If you’re lucky enough to do something that you enjoy AND you get a decent paycheck, you probably remember what it was like to work sh**ty jobs in your younger days.

I know I sure do!

But there is hope, my friends, so keep your chin up and keep the faith!

And maybe these responses from AskReddit users will give you some new ideas about career paths to pursue if you’re stuck in a rut.

Check out what they had to say!

Helping people.

“I work in the pathology lab at a hospital.

I process blood and biopsy samples onto microscope slides for the pathologists to read. I love it!

I feel like I’m helping people, even though I never meet them and they have no idea who I am.”

At the pet store.

“I work at a pet store (only supplies, no animal sales) and make $18 CAD/hr.

That might not sound ‘decent’ but it’s better than minimum wage with no meaningful increase in responsibility (aka stress) compared to any other retail worker. In fact, my work environment is lower stress than any other retail/food job I’ve had and the owner has a keen interest in our well-being.

Yearly raises, Christmas bonus, profit sharing, get paid our full scheduled shift if it’s shortened or cancelled for weather, aiming to become a living wage employer with promises to increase wages beyond that so long as the business continues to grow.

Plus no one asks ‘why’ if I turn down a shift or decline to stay later. Respect for personal time is huge. I’m treated like a human being, not a robot with no life outside work.”

On your own.

“I’m a statistician and work with a government agency.

I particularly really enjoy not having to interact with too many people.”

Family business.

“I am the only IT guy for a family owned business.

They know nothing about computers so as long as everything is running smoothly they leave me alone.

I only put in about 45 minutes of actual work every week.”

That’s awesome.


It’s hard work most days, but satisfying seeing it all lit-up and functioning properly.

Knowing my work will still be in service many years from now feels good, and seeing customers marvel at their new light fixtures looking great is a good feeling.”

It’s all good.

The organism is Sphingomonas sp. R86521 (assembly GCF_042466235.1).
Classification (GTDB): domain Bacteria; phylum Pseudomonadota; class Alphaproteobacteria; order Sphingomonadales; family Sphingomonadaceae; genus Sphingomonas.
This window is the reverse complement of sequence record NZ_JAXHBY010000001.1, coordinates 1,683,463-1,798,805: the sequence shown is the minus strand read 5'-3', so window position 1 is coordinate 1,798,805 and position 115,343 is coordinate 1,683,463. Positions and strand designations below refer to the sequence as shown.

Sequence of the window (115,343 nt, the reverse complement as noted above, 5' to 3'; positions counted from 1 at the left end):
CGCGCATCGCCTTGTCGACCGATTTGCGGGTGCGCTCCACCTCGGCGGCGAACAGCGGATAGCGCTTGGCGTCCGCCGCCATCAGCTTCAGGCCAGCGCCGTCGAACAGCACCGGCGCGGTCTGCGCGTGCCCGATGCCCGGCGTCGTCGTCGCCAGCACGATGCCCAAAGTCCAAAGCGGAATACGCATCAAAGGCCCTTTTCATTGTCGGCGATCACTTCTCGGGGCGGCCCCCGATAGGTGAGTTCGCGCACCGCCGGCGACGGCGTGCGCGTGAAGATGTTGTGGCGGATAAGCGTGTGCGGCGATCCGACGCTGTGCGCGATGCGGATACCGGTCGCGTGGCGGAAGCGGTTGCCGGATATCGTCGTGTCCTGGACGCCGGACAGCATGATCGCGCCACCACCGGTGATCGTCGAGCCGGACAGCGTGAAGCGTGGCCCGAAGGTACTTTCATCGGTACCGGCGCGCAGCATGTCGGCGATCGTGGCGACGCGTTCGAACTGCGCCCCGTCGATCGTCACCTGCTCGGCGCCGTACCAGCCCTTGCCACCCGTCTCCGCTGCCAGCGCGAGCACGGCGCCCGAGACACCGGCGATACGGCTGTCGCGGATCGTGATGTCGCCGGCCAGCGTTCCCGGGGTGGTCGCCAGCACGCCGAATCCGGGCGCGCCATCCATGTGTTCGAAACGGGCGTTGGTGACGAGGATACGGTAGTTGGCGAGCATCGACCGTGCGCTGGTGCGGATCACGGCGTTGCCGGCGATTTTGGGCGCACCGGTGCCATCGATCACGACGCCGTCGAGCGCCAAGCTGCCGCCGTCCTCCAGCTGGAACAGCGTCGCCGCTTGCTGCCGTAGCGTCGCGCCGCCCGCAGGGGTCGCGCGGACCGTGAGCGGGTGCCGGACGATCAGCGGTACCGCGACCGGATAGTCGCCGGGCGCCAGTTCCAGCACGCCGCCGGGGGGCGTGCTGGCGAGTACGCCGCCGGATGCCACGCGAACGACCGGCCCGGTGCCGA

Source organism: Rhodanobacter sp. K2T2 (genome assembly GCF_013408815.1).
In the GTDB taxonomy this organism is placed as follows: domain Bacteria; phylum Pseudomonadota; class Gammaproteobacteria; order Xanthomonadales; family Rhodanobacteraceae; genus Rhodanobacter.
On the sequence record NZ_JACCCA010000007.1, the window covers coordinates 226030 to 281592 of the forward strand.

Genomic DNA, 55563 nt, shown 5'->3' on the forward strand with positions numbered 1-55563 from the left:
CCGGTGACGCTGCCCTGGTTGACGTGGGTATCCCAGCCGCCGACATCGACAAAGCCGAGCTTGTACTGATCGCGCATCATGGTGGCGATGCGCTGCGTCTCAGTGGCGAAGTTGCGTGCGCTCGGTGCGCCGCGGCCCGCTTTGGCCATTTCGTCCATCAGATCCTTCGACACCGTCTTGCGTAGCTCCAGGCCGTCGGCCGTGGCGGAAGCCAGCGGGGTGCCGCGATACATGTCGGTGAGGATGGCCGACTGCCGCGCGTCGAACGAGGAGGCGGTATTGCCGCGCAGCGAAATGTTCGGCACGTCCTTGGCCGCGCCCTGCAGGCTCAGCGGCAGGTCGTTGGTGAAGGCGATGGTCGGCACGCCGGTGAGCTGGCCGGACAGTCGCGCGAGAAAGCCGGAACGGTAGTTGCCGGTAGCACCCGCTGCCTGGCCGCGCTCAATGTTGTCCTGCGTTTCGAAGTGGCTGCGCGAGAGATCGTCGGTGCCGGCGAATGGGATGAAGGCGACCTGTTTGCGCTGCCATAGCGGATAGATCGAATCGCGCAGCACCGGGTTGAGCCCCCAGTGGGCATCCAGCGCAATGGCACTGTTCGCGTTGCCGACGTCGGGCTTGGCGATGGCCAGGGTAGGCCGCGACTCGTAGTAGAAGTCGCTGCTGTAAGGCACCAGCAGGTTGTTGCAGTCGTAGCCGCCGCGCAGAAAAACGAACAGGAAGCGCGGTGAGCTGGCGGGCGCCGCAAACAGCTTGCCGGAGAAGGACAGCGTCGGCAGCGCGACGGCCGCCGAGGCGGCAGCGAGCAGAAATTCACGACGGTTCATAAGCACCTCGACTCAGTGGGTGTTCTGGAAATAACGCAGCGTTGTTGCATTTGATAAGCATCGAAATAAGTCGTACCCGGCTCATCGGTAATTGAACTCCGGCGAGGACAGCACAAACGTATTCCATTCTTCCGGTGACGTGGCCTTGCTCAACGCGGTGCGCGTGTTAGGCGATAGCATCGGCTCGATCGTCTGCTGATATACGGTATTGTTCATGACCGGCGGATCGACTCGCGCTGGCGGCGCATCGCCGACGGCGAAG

“I’m an accountant for a bank.

Good salary, great benefits, tons of PTO and all holidays off.

It’s not particularly exciting, rewarding, or fulfilling but it gives me the security and freedom to make my life as exciting, rewarding and fulfilling as possible.”


“I work in a logyard in S. Oregon.

Log trucks come in and are unloaded. The load is rolled out on the ground, and I scale the logs. I measure the lengths and diameters, calculate the gross volume in board feet, and make deductions based on defects such as frost seams, insect damage, burn scars, lightning strikes, etc.

I work outside, so it can be rough in the winter/summer, but it keeps me moving, and it’s an interesting gig. Been doing it about 6 years now.”


“I’m a colorist.

It’s like Photoshop for movies. I love it.

But I feel very lucky to have this job, and to be successful in the industry.”

Doing good work.

“Hospice nurse.

My whole job is just to try to make people comfortable and relieve their pain.”

Sounds great.

“I’m a National Park Ranger. 32 years and counting.

As with any profession, there are still bad days, but it’s pretty great.”


“I got to work at JPL for 35 years, designing and flying deep space missions.

Galileo, Mars Reconnaissance Orbiter, Stardust, Solar Probe, InSight and others.

It was an exceptionally fun job even when it was hard. And I met a whole bunch of very smart people.”

Just fine.

“I’m a paralegal at an attorney’s office. I essentially do all the writing and research for cases and assemble the files and information an attorney needs for trial.

I thought about going to law school, but during my internship clerking for the county courthouse I found that people with Bar cards were working clerk jobs like me, saying there’s a too many lawyers out there to get a job.

I decided that throwing down 6 figures on law school and not even having a job guaranteed at the end is too big of a risk, and instead got a paralegal certificate for a fraction of that price, and have been doing paralegal work for 10 years now.

It’s not crazy money by any means, but $40k+ a year supports me and my family and that’s fine by us.”

Now we want to hear from you.

Tell us what you do in the comments and let us know if you like your job.

We’d love to hear from you!